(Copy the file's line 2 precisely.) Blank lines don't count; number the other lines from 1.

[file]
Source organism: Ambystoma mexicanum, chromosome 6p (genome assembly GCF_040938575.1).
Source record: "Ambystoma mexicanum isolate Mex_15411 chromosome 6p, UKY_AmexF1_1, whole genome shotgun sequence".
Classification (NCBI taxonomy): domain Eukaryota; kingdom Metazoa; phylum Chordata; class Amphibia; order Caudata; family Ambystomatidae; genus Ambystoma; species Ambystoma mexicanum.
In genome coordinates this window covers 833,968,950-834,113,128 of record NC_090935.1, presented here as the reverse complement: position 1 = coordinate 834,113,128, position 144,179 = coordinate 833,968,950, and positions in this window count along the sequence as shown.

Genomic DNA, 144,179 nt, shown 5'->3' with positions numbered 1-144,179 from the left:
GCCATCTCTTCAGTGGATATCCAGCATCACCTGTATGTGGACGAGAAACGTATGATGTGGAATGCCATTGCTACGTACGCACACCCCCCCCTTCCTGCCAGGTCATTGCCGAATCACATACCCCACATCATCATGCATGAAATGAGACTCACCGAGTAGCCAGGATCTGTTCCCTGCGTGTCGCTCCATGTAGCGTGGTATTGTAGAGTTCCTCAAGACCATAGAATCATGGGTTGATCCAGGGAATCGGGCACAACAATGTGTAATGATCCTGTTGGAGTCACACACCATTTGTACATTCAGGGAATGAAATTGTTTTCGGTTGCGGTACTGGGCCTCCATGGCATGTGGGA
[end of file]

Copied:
Source record: "Ambystoma mexicanum isolate Mex_15411 chromosome 6p, UKY_AmexF1_1, whole genome shotgun sequence".